The draft card of Andy Warhol's father, Andrew Warhola from "Andy Warhol’s Ancestry: Facts, Myths, and Mysteries."
January 11, 2019: The Carpatho-Rusyn scholar and Associate Professor Emerita of the University of Maryland, Elaine Rusinko, has done a considerable amount of research into Warhol's geneology and has written a new essay, "Andy Warhol’s Ancestry: Facts, Myths, and Mysteries," which clears up a significant amount of information about his roots, while also pointing out the problems inherent with researching them. As she points out in her essay:
For Warhola genealogy, most relevant documents can be found in the record books of the church of St. Michael the Archangel in Miková. Until 1895 the Kingdom of Hungary mandated the church to maintain official birth, death, and marriage registers. These were subsequently transferred to regional state archives, where they became the basis for legal civil records... For Miková, only records from the last quarter of the 19th century are easily available, and while these registers are extremely valuable, searching them is not easy. Most are not indexed, many are incomplete, and are illegible... A further difficulty for western researchers of Carpatho-Rusyn parish books is their linguistic and orthographic complexity. As a result of the convoluted history of the Warholas’ homeland, official records were kept by parish priests in Church Slavonic, Latin, Hungarian, Russian, or Rusyn, depending on political and ecclesiastical circumstances. Consequently, as the original Cyrillic orthography was transliterated in various alphabets, there are numerous spellings for any Carpatho-Rusyn name.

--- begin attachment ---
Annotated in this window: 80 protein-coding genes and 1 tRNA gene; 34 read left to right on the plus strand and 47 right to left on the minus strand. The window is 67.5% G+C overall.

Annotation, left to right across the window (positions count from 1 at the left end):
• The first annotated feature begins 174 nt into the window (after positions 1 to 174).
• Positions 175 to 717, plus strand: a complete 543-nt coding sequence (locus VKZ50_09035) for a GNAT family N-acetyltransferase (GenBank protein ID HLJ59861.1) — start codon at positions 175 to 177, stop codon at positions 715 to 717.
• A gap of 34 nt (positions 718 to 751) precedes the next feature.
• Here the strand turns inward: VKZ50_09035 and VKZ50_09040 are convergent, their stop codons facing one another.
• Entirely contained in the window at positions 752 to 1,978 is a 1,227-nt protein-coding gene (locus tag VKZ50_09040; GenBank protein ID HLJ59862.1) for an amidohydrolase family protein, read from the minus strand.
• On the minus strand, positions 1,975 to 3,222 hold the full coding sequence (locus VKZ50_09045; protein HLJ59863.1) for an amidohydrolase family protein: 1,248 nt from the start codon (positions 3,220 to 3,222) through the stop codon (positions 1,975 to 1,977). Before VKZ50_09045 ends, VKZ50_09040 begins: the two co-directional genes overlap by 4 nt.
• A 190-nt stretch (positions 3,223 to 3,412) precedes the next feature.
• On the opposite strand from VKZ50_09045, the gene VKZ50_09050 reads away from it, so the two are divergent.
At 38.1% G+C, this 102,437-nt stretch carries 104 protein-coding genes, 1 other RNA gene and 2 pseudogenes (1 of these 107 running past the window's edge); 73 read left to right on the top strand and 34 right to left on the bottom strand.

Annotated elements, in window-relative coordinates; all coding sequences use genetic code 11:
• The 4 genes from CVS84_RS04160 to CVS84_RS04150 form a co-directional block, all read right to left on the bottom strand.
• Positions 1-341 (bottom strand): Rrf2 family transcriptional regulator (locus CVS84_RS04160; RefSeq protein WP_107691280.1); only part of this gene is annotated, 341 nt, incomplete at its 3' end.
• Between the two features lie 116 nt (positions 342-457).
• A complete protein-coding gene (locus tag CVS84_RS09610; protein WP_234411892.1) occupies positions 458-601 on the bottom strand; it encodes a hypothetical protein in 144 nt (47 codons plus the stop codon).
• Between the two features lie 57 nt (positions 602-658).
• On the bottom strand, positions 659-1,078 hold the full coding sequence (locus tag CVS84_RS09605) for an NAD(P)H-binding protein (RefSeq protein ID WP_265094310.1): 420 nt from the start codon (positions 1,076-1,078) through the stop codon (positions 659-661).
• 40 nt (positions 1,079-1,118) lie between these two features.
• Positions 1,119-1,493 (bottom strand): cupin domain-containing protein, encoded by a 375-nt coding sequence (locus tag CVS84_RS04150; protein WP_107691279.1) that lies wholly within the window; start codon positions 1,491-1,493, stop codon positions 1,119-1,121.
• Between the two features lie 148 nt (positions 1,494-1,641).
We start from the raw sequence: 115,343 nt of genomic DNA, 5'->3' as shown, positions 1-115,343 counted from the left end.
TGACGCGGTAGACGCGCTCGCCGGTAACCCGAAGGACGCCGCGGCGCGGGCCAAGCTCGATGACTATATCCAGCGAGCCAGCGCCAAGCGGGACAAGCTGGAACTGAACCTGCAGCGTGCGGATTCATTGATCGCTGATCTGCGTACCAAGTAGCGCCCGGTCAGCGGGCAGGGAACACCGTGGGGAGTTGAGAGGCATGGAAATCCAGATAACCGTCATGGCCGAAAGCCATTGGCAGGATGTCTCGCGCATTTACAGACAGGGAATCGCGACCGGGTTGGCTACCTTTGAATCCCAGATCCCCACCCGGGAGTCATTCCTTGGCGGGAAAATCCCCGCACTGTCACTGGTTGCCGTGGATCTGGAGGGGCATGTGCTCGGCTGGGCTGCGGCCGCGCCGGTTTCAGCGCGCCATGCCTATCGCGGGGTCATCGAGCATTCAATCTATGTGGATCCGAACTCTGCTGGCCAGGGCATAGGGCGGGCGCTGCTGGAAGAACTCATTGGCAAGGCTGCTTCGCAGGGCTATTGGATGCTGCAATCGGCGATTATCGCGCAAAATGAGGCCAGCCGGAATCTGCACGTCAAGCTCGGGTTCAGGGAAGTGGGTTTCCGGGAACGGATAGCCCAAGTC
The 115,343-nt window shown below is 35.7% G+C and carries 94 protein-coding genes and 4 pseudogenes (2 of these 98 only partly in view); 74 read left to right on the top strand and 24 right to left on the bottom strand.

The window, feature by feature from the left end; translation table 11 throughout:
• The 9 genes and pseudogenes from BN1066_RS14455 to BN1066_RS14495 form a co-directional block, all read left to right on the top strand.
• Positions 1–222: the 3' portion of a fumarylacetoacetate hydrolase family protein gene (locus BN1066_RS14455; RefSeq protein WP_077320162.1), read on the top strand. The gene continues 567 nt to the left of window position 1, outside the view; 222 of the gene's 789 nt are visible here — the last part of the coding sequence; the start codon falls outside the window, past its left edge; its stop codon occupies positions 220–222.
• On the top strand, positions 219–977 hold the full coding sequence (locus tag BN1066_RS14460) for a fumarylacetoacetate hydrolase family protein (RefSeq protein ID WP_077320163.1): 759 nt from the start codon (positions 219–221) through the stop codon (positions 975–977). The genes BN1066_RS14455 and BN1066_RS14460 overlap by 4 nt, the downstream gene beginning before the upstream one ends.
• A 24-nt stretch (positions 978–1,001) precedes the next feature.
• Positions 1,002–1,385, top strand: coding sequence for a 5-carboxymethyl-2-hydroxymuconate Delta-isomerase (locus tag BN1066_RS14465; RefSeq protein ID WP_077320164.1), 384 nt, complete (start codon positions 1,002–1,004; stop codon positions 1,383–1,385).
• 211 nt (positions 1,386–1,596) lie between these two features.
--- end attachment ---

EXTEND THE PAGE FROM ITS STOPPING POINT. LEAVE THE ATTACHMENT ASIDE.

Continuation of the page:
As someone with a PhD in Slavic Languages and Literature from Brown University, Professor Rusinko is well-suited to the task of dealing with the variations inherent in the different languages. The result is a fascinating essay with previously unknown information about Warhol's past. She begins her essay with Bob Colacello's claim that "one of Julia’s grandmothers was Jewish," and continues with a riveting examination of Andy Warhol's mysterious roots. The essay is here.
January 5, 2019: Tawsha Brinkley-Davenport, who has been writing a book on Harold Stevenson, would like to hear from anyone who knew him or has stories about him. The book will be called Echo of Of Idabel-Conversations with Harold Stevenson Jr. and there is a new website for it at www.haroldstevensonjr.com.
by his nephew, Declan Buckley
Patrick Fleming (left), Ed Hood (second from right), Andy Paley (far right) Photo: Steve Nelson ©2004/SNPIX.com
January 3, 2019: The nephew of the Warhol star Patrick Fleming gave the following eulogy at Patrick's funeral on December 31, 2018. Condolences can be left on his Boston Globe legacy page here.
It is an honor to eulogize Patrick James Fleming of Barryroe, County Cork and long-time resident of Cambridge Massachusetts.
He was Pat to his family, Patrick to his friends and The Irish Harvard Square Warlock Icon to more than a few.
To me he was always Uncle Pat.